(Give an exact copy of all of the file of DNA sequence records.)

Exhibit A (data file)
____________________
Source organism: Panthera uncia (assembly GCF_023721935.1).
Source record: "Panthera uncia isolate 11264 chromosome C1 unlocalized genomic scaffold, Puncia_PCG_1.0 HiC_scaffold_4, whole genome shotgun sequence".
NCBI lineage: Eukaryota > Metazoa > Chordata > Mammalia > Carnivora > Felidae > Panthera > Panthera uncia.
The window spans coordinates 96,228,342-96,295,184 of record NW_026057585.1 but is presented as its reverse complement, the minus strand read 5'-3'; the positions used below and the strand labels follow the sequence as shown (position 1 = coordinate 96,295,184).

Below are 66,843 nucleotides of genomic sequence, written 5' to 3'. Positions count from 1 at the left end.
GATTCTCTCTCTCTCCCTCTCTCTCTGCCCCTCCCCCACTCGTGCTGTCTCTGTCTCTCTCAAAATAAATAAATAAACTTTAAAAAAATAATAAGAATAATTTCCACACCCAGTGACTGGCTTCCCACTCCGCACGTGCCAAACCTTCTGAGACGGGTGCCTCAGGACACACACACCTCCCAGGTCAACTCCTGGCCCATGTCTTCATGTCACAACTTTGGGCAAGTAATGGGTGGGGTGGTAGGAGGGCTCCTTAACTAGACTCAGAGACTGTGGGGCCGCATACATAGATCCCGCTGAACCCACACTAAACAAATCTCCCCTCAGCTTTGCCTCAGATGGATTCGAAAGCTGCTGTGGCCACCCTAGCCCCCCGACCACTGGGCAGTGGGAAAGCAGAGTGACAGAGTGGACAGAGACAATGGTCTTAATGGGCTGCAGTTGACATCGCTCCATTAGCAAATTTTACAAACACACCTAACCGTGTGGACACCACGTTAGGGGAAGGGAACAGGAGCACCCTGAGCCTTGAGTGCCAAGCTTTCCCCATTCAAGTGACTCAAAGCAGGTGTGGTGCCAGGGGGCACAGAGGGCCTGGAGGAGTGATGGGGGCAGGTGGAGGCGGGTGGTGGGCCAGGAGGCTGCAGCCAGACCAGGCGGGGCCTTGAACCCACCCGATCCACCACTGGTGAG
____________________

Source organism: Panthera uncia (assembly GCF_023721935.1).
Source record: "Panthera uncia isolate 11264 chromosome C1 unlocalized genomic scaffold, Puncia_PCG_1.0 HiC_scaffold_4, whole genome shotgun sequence".
NCBI lineage: Eukaryota > Metazoa > Chordata > Mammalia > Carnivora > Felidae > Panthera > Panthera uncia.
The window spans coordinates 96,228,342-96,295,184 of record NW_026057585.1 but is presented as its reverse complement, the minus strand read 5'-3'; the positions used below and the strand labels follow the sequence as shown (position 1 = coordinate 96,295,184).

Below are 66,843 nucleotides of genomic sequence, written 5' to 3'. Positions count from 1 at the left end.
GATTCTCTCTCTCTCCCTCTCTCTCTGCCCCTCCCCCACTCGTGCTGTCTCTGTCTCTCTCAAAATAAATAAATAAACTTTAAAAAAATAATAAGAATAATTTCCACACCCAGTGACTGGCTTCCCACTCCGCACGTGCCAAACCTTCTGAGACGGGTGCCTCAGGACACACACACCTCCCAGGTCAACTCCTGGCCCATGTCTTCATGTCACAACTTTGGGCAAGTAATGGGTGGGGTGGTAGGAGGGCTCCTTAACTAGACTCAGAGACTGTGGGGCCGCATACATAGATCCCGCTGAACCCACACTAAACAAATCTCCCCTCAGCTTTGCCTCAGATGGATTCGAAAGCTGCTGTGGCCACCCTAGCCCCCCGACCACTGGGCAGTGGGAAAGCAGAGTGACAGAGTGGACAGAGACAATGGTCTTAATGGGCTGCAGTTGACATCGCTCCATTAGCAAATTTTACAAACACACCTAACCGTGTGGACACCACGTTAGGGGAAGGGAACAGGAGCACCCTGAGCCTTGAGTGCCAAGCTTTCCCCATTCAAGTGACTCAAAGCAGGTGTGGTGCCAGGGGGCACAGAGGGCCTGGAGGAGTGATGGGGGCAGGTGGAGGCGGGTGGTGGGCCAGGAGGCTGCAGCCAGACCAGGCGGGGCCTTGAACCCACCCGATCCACCACTGGTGAG